September 5, 2019
(Updated with additional information)
WeWork reportedly has downsized its valuation expectations ahead of its planned initial public offering. The New York City-based coworking giant is targeting a valuation between $20 billion and $30 billion, or about half the $47-billion valuation it achieved earlier this year from an investment by SoftBank Group, its biggest backer.
Citing anonymous sources, Bloomberg News reported that the valuation could end up closer to $20 billion. Potential terms for the IPO are still being discussed, and the eventual valuation could change depending on investor demand.
Founded in 2010 and currently the largest private-sector tenant in New York City, WeWork has yet to turn a profit. According to the company’s registration statement with the SEC, WeWork has lost $2.9 billion in the past three years, and $690 million in just the first six months of 2019. However, its annual revenue more than doubled to $1.8 billion in 2018.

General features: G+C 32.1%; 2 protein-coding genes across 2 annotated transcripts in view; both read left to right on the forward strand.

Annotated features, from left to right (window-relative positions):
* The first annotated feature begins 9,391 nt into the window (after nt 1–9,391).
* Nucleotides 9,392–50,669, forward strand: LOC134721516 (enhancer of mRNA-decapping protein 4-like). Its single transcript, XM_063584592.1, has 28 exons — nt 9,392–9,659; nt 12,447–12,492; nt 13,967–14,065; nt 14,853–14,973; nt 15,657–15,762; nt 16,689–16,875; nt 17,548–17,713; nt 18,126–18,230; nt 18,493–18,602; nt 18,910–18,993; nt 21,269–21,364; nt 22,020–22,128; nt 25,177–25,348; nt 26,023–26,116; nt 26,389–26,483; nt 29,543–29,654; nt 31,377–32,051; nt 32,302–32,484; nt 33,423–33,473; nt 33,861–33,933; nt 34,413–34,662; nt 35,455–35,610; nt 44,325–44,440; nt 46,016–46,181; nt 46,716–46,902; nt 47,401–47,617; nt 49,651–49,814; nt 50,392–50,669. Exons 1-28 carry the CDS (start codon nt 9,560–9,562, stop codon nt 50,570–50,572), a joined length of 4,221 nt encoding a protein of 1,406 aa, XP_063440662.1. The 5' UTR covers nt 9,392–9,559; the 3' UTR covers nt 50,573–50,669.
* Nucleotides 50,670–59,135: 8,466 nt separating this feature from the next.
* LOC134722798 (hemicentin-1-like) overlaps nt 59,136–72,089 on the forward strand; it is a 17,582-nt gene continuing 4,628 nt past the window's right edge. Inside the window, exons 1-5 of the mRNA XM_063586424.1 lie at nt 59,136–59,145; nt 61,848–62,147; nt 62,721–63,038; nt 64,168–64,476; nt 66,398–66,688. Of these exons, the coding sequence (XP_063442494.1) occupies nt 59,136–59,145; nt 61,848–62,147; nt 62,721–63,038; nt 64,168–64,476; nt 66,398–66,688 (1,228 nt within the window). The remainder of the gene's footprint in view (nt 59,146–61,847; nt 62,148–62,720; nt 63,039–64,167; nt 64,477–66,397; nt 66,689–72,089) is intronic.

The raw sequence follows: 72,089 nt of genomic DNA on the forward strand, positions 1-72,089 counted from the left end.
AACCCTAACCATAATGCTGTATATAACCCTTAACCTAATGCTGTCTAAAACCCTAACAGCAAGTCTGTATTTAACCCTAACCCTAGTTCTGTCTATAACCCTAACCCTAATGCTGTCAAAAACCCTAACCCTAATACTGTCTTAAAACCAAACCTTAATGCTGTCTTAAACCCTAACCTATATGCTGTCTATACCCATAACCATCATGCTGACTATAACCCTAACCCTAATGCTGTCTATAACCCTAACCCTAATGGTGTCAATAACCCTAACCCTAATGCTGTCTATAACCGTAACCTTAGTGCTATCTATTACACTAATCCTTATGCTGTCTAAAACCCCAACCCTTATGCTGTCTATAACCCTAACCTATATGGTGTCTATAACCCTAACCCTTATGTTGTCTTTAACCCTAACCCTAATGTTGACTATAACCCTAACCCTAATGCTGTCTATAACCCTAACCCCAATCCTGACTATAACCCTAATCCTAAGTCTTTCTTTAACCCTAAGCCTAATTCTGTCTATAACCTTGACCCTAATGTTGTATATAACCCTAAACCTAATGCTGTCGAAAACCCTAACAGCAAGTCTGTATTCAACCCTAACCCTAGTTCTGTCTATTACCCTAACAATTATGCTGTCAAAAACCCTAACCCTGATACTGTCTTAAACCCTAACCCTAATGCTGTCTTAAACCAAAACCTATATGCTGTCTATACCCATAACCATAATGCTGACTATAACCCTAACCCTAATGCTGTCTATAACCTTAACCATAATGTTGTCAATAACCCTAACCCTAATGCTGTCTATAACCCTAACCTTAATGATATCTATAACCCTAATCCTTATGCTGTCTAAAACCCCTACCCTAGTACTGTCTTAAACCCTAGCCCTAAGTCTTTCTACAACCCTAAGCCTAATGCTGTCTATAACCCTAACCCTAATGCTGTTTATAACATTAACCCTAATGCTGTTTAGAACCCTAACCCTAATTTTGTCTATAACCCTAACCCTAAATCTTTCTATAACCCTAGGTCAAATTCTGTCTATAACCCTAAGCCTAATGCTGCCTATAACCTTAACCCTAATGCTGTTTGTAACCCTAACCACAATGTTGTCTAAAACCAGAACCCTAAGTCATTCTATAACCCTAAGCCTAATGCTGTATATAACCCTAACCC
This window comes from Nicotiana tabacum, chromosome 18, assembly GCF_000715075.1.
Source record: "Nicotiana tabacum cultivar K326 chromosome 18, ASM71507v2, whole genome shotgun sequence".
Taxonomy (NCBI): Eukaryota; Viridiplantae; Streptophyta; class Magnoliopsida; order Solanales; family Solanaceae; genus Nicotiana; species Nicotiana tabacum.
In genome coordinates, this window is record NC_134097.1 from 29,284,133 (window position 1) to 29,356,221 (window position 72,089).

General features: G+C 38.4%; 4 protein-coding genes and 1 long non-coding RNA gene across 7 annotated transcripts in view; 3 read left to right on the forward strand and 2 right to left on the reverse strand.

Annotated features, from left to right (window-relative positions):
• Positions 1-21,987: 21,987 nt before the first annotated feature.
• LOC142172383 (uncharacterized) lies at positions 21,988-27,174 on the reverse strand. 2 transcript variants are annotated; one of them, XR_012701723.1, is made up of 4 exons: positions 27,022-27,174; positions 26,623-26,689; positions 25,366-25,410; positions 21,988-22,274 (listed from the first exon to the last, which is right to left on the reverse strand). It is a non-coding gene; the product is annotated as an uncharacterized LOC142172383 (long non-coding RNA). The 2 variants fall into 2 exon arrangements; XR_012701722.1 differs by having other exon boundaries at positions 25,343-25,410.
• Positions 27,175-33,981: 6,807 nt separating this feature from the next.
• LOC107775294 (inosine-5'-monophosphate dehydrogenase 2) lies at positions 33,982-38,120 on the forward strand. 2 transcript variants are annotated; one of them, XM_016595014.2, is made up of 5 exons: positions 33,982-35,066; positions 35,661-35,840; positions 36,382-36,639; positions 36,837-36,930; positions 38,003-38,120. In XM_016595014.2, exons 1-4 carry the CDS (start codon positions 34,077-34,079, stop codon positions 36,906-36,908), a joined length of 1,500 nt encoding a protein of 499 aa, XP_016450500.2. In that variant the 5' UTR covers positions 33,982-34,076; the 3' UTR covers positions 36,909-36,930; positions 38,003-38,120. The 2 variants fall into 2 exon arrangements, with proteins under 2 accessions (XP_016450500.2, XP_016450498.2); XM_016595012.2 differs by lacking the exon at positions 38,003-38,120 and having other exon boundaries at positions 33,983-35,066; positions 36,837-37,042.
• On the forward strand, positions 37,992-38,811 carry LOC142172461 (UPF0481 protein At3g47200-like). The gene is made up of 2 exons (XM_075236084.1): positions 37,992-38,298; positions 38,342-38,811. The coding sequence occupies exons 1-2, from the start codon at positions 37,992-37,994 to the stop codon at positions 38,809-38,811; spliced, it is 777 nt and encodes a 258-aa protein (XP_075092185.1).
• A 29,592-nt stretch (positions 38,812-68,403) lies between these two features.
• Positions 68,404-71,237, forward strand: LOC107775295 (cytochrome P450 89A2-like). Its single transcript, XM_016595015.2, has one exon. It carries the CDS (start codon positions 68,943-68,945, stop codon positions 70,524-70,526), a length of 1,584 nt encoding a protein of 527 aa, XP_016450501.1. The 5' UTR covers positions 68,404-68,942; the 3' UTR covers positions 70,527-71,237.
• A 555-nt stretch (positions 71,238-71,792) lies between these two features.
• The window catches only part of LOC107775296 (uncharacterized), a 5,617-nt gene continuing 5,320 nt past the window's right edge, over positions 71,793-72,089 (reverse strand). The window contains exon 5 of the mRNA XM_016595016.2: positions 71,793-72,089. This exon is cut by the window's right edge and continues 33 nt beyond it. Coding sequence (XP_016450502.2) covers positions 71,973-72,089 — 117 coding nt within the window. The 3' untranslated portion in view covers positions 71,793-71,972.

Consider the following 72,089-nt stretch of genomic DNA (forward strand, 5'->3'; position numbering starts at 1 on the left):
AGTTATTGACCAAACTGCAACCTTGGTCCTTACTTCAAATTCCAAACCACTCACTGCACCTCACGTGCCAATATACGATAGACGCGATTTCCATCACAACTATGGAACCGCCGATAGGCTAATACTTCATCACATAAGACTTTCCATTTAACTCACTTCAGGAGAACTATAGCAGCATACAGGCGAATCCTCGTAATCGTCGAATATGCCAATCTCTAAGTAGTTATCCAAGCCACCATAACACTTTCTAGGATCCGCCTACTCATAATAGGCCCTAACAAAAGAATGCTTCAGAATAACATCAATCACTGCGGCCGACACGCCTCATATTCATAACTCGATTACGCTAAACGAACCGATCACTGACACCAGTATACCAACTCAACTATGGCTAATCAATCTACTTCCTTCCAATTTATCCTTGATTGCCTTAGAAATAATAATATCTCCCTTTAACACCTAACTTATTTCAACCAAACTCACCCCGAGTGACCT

In a CNBC interview Wednesday, Sam Zell said the WeWork model was nothing new. “I had the privilege of investing in this kind of company once before,” Zell told CNBC. “As a matter of fact, this kind of company began in 1956,” when office subletting emerged.
Referring to WeWork’s business model, Zell said, “They should have just changed the name of the company to ‘savings and loan.’ That’s really what you’re talking about, creating long-term liabilities and short-term assets. Every other time in history when they create that, results are predictable. Why is this any different?”
WeWork plans to launch its IPO roadshow as soon as next week, Bloomberg reported. The company reportedly is targeting a share sale of about $3.5 billion, for the year’s second-biggest IPO behind Uber Technologies Inc.
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